Minneapolis" at Pearl Harbor, and the ship was the entrance to the harbor standing by to escort a convoy to Manila when the Japanese attacked. During the first year of the war, the "Minneapolis" operated in the southwest Pacific, and rescued 850 of the crew of the Lexington, which was sunk in the battle of the Coral Sea. This action resulted in the Navy Cross award for Admiral Lowry.

He also participated in the battle of Midway, the first landing at
Guadalcanal, and the battle of the Eastern Solomons, where the "Minneapolis" towed the torpedoed "Saratoga" from the danger area.

He served briefly on stateside duty in 1942 and was then named commander of the
Morocean Sea frontier, with headquarters at Casablanca. He then took command of the landing craft and bases at Salerno, Italy, and in November, 1943, became commander of the eighth Amphibian force.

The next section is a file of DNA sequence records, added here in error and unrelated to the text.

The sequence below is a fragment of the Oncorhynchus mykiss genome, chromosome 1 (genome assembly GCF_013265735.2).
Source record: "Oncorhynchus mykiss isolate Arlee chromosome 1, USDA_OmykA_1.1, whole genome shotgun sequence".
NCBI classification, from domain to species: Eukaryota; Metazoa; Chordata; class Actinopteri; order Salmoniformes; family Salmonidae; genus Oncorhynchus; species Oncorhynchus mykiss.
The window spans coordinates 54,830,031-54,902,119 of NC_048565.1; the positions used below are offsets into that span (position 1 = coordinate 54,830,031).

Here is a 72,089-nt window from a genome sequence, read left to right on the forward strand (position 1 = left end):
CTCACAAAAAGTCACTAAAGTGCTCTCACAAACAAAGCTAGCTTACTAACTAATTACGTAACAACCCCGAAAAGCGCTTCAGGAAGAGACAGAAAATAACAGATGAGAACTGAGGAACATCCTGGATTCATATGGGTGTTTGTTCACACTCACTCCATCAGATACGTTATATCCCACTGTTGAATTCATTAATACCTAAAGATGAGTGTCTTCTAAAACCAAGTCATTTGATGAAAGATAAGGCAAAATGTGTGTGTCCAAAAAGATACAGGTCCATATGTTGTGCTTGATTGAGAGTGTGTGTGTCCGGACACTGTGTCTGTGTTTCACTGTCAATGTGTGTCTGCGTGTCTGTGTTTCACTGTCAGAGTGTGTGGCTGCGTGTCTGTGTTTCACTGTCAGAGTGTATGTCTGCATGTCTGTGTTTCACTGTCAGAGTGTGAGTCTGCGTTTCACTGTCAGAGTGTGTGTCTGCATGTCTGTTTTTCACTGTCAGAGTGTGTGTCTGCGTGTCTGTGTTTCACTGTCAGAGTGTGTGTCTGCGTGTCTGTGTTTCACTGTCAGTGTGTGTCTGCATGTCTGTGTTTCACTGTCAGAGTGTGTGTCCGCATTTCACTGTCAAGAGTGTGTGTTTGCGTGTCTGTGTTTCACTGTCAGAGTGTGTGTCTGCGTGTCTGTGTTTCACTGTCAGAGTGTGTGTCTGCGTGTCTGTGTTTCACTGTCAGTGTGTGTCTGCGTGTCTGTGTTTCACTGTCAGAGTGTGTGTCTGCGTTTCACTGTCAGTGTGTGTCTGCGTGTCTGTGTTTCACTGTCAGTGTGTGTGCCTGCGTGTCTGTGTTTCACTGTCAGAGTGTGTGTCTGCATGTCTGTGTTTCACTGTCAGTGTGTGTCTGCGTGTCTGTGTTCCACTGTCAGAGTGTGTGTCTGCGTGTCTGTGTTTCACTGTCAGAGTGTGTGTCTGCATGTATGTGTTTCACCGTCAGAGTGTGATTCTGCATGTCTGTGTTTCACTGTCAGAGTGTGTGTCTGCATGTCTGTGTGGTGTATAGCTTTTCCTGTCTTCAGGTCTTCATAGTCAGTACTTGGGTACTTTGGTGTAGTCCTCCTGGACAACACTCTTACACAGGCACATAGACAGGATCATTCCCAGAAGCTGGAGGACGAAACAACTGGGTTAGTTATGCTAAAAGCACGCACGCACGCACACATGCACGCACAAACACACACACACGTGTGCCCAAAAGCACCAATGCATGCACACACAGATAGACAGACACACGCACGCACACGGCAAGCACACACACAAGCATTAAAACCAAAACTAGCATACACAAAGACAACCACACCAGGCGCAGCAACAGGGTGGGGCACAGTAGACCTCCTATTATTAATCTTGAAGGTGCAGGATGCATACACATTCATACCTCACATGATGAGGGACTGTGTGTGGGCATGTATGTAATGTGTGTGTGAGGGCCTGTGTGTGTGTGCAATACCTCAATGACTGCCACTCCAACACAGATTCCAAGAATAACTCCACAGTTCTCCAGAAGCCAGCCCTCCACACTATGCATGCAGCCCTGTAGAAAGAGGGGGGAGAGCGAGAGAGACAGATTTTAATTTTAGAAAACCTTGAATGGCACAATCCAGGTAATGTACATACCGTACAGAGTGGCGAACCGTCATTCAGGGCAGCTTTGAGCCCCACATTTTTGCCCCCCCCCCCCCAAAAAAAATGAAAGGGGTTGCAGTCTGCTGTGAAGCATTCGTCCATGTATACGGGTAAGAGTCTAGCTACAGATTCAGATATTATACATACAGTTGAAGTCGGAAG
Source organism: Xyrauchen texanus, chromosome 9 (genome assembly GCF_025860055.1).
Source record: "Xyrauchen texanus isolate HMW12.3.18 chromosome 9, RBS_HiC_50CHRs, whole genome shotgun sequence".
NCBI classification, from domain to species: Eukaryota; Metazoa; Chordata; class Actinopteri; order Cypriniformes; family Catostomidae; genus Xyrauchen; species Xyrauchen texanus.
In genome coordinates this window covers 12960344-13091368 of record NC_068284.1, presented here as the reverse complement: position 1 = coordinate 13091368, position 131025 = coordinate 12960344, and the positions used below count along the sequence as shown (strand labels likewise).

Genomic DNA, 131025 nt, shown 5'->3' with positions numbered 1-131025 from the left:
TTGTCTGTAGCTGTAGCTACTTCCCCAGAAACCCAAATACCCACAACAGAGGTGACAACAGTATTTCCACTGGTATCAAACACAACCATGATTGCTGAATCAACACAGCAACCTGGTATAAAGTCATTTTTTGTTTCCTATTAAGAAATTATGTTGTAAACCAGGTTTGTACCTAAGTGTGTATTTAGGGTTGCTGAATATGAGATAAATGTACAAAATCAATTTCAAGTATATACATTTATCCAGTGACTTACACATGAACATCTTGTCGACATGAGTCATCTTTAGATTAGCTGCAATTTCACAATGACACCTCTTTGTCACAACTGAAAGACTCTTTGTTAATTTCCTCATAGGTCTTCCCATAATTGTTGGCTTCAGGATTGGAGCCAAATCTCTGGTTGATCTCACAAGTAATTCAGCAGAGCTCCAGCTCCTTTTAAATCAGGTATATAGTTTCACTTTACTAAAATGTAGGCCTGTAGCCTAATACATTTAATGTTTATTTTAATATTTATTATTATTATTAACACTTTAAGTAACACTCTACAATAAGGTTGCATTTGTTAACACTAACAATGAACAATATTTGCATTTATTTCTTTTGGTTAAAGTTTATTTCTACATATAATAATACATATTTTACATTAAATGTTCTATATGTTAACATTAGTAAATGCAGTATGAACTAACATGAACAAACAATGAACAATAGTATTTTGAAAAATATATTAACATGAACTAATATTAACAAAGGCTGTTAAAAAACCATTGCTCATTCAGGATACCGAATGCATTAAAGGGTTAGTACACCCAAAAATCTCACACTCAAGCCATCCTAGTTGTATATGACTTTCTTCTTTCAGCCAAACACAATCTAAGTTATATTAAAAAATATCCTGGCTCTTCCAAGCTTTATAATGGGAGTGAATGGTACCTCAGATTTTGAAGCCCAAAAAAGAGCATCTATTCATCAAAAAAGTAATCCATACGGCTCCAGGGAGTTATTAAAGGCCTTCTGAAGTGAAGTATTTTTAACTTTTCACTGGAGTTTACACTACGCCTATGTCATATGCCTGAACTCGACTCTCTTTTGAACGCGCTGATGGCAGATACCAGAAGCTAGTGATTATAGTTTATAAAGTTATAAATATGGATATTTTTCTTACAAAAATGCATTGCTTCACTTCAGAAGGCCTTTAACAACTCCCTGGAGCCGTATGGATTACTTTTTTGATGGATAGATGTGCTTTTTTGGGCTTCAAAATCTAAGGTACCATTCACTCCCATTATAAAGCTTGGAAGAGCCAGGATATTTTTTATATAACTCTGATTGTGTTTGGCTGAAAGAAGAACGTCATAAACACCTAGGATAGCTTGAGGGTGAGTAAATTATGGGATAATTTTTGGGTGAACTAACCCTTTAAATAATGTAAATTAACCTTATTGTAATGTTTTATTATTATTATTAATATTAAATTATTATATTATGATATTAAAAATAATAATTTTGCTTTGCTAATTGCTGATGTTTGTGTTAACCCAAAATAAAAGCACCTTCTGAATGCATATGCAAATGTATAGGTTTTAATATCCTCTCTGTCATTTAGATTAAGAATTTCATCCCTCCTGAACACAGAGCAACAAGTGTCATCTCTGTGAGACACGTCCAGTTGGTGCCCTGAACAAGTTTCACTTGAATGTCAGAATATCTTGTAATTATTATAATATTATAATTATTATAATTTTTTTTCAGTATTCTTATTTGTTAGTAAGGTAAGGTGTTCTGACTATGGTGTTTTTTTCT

Under his command the combined
United States and British naval forces planned and assaulted the beaches at Anzio in January, 1944. He then commanded the landing in Southern France in August, 1944, and returned to the United States to organize and amphibious group for the invasion of Japan. When the war ended, he was ordered to Germany to serve under General Patton. He was named area commander of Mare Island, October 30, 1947, succeeding Vice Admiral Mahlan D. Tisdale, the first to hold the area command position.

Admiral Lowry was awarded 21 medals, ranging from the highest Navy honor and Navy cross, to six decorations from foreign governments.

He retired from active duty as commander of the
Mare Island
in March, 1950.
   
Other Comments: